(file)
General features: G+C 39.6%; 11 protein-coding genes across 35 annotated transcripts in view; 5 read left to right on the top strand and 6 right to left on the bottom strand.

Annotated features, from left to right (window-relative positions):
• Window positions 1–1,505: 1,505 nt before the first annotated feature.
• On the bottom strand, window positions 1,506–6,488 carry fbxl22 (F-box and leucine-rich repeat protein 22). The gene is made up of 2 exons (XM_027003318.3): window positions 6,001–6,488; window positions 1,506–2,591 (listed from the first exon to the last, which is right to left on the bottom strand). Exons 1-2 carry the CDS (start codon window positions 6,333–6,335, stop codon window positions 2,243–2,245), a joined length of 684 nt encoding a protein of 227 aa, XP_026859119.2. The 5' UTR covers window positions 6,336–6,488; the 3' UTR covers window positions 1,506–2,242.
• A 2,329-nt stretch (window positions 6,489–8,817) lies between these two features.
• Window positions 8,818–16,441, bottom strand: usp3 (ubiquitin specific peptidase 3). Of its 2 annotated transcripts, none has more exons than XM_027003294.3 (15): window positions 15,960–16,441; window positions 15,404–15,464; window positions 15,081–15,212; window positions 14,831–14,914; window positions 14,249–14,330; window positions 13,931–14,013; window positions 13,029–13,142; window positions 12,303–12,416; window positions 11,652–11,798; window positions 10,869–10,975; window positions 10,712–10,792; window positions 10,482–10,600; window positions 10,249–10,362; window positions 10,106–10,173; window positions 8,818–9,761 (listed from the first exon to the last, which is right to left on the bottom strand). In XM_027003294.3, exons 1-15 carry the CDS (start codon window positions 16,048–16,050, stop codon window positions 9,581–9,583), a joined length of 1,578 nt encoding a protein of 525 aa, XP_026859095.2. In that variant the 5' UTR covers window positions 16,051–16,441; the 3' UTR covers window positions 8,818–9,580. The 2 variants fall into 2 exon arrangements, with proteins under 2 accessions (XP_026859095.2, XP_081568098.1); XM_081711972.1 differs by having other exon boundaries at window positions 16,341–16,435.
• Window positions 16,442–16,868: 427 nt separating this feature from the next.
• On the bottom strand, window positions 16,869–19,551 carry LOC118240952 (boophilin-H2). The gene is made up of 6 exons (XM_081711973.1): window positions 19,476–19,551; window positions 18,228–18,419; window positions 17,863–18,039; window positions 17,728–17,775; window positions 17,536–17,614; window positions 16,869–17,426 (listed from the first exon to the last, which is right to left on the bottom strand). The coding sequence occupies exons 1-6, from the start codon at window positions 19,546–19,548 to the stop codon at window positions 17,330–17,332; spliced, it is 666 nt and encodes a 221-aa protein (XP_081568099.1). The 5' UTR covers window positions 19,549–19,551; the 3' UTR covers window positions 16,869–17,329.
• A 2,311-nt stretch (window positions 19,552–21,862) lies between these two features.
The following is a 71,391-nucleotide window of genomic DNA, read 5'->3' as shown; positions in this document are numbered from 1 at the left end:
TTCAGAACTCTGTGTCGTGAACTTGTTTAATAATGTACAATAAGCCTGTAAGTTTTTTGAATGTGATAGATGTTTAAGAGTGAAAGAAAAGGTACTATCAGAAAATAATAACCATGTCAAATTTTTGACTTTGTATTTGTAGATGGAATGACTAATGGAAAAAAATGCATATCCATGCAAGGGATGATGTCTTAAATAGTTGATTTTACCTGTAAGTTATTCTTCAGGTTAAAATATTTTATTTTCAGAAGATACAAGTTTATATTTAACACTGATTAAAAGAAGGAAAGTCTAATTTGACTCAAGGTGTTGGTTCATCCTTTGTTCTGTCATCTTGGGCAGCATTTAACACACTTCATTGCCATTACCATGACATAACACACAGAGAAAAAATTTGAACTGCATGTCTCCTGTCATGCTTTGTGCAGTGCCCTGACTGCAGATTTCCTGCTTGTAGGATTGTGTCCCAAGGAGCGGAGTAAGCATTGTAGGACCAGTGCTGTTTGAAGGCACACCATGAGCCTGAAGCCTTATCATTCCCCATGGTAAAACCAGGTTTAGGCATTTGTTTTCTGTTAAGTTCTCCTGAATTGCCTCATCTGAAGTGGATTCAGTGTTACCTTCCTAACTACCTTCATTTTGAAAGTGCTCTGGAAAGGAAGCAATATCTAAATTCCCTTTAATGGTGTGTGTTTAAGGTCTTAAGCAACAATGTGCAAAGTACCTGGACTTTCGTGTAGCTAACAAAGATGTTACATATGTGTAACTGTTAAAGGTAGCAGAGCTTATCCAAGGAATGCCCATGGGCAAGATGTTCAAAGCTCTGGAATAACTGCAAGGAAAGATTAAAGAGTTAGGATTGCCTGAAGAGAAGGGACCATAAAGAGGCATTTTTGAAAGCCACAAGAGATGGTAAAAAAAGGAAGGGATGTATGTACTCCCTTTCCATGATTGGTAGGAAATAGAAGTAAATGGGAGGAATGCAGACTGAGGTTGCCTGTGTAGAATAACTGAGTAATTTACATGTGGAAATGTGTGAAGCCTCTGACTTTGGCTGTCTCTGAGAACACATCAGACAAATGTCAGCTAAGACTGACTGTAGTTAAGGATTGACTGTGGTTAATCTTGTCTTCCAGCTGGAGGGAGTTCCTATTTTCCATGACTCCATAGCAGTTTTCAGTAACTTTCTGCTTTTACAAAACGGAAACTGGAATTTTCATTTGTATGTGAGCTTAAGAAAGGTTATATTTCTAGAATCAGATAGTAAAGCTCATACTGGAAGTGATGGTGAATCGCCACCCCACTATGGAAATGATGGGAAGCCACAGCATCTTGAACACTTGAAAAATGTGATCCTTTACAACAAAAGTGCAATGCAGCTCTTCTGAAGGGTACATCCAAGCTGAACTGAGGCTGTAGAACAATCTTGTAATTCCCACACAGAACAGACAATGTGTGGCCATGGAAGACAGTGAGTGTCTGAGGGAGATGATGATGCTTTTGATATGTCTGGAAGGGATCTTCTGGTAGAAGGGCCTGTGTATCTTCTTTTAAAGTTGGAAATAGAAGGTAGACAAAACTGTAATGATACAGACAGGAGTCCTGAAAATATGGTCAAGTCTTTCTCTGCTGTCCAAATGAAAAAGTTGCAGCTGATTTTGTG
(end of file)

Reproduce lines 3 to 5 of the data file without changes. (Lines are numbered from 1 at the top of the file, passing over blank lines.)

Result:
• Window positions 1–1,505: 1,505 nt before the first annotated feature.
• On the bottom strand, window positions 1,506–6,488 carry fbxl22 (F-box and leucine-rich repeat protein 22). The gene is made up of 2 exons (XM_027003318.3): window positions 6,001–6,488; window positions 1,506–2,591 (listed from the first exon to the last, which is right to left on the bottom strand). Exons 1-2 carry the CDS (start codon window positions 6,333–6,335, stop codon window positions 2,243–2,245), a joined length of 684 nt encoding a protein of 227 aa, XP_026859119.2. The 5' UTR covers window positions 6,336–6,488; the 3' UTR covers window positions 1,506–2,242.
• A 2,329-nt stretch (window positions 6,489–8,817) lies between these two features.